You know the feeling, when that hard drive finally crashes. That panic, even if you've been good about backing things up. Something always goes wrong. Something is always lost. Somehow.
The last time, almost nothing survived. Except... one thing. Something lovely. Something I am reminded of every year around Valentine's Day.
It's up above there -- take a good look. It's one of my favorite pictures of my favorite person, with the boy who was then her favorite person. Her first love. Decked out in tails, no less, for the prom she flew east to attend on his arm.
It was like a fairy tale, that first love of hers -- Twilight's got nothin' on my baby girl. He was rich, breathtakingly bright, beautiful -- and hopelessly smitten. She was... not so rich, kinda chubby -- and still, damn her, very beautiful -- and also kinda shocked that he was so smitten. But she was a goner, too.
And in the picture, he gazes at her in a way that I am certain could save a life. In a way that I am also certain we should all be gazed upon just once, so that we know what love looks like.
They lasted just long enough for her to learn some of the most important things about loving someone -- I call him her "training wheel love." The boy she practiced the art of falling into and out of love with in ways that will inform all the rest of her relationships forever. And she was very lucky to have found, so early, a love so sweet.
The way she found him... is totally new millennium. She was about... I'm thinking 15 or 16, though my memory fails me these days and all the years and moments have sort of melted together.
But I remember that she and a little group of computer geek pals happened, somehow, upon another group of computer geek kids from school who had formed a little international network of "e-friends." Real friends. Kids who shared their every day trials and tribulations thoughtfully and intensely with each other.
I didn't know the whole story at the time -- she made sure that she did her homework and kept those grades up while playing computer games and chatting with kids from all over the world.
Eventually, a boy on the East Coast caught her fancy. Einstein quick -- that's not too far a stretch -- he could discuss string theory and the latest video game in the same conversation. They were online hours and hours -- sometimes by headset, sometimes not even speaking. Living together long distance.
He would call to say, "Goodnight," and to wake her up and get her to school. On time -- very serious about her academic progress, he was. And when he asked to come meet me, to make sure that I understood how serious he was, I was impressed.
And also, of course, skeptical.
But I was a goner, too, when he bounded down the escalator stairs into her arms as if they'd been together forever. I remember other travelers smiling at them. The "Aaaaawwwwww" look.
He was a copper-haired cutie pie who introduced himself perfectly. I could tell from the way he spoke that he came from "moneyed" people -- sweetly, but with that "I'm going to own this world someday" vibe that both unnerved and charmed me.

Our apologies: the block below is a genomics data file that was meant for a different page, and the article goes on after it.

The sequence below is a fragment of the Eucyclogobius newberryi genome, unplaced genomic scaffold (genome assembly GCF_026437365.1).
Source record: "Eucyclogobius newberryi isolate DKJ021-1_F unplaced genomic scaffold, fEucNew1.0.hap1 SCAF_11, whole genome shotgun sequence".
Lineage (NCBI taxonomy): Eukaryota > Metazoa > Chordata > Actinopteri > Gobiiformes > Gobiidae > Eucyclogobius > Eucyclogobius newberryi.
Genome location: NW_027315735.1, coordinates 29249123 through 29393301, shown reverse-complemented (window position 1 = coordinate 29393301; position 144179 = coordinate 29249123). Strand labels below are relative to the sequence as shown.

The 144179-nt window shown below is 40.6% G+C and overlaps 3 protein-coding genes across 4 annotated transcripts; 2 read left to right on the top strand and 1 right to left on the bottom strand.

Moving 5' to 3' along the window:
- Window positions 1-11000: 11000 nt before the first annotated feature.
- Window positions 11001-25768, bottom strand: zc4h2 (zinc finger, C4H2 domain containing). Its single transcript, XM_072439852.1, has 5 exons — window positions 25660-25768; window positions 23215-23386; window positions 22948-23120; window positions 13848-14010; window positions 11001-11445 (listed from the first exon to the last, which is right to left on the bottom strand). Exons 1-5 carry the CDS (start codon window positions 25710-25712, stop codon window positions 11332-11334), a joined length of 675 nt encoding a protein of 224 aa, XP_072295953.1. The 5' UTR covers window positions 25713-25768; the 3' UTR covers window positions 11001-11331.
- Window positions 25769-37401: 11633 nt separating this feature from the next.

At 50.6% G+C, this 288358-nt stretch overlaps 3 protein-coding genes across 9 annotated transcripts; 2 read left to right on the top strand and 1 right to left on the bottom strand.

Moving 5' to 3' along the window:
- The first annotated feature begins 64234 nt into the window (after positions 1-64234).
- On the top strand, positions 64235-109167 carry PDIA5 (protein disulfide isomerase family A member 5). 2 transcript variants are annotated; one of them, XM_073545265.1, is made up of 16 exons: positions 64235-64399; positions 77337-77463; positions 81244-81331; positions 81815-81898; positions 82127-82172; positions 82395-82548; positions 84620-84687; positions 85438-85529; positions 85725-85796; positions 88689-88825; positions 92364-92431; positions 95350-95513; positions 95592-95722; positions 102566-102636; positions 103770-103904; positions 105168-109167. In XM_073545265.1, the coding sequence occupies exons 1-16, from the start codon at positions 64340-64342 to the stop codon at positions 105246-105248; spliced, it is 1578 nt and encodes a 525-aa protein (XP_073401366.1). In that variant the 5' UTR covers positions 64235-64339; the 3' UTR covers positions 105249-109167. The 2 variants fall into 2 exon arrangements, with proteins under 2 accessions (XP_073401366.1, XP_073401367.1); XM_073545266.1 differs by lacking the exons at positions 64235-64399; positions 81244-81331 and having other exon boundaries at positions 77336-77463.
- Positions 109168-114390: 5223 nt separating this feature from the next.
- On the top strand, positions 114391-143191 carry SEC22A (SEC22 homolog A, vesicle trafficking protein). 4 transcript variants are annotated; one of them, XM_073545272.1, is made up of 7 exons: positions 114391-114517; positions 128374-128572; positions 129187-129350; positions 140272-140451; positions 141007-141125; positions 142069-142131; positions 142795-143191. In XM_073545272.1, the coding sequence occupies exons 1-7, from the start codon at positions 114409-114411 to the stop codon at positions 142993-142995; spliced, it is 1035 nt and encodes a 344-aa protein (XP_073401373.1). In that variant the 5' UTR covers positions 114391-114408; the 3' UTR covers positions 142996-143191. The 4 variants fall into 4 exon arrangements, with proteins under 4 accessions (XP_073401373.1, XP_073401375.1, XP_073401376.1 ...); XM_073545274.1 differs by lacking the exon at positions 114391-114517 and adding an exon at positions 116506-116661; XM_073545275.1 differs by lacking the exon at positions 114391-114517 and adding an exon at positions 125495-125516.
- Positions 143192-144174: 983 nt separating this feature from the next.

When I told my own girlfriends about him, the comments ran something like: "I've spent a fortune on dating sites and she just .. .runs into this guy by accident?!" Followed shortly after by, "Does he have a MUCH older brother?"
Yeah, life... isn't fair.
He left me lots of great memories, that boy. That arrival. And the evening when I popped into the den where they were lying upon the couch watching TV.
He was lying there watching her drool contentedly down his arm -- she was in one of the deeeeeeep sleeps you fall into when you're feeling super secure with someone.
He didn't look uncomfy. But she was dead weight on his arm, which I knew had probably fallen asleep ages ago. And then there was... well... the drool. So I said, hoping to wake her, "Oh, my goodness, what a mess -- baby, wake her up! She'll go right back to sleep."
And he smiled, and murmured -- hand to God: "I don't mind. It's... hers."
The line of a lifetime. And she'd missed it. But I hadn't. And I thanked him, in my mind, for it. And told her later, what he'd said. Just to see the look in her eyes.
I also remember him trying to find the very best restaurant in town to take her for a "farewell" dinner. And I remember him crying, openly and wrenchingly, the night before that farewell. He kept repeating that he couldn't go. He just couldn't.
He did go. But a few months later she flew out to attend his prom and meet his private school friends who all had names like "Stanford Whittington III." But they all loved and smothered her with attention.
So did his family. His grandfather, who lives in a Currier and Ives house in Cape Cod no less -- lake, loons, lush gardens and all -- declared that he was going to take a trip to the Caribbean and find a little brown "honey" just like her.
She was probably the most whimsically dressed girl at the prom. My daughter was voted the girl most likely to have white hair at her white wedding for a reason, and that night she wore purple and streaked her hair to match. Even in black and white she looks... "colorful."
He adored her for it. And he gave her, that night, what I call, The Look. That gaze that tells you how love should look and feel. I am so delighted that it survived the "crash." So that I can remember it, always.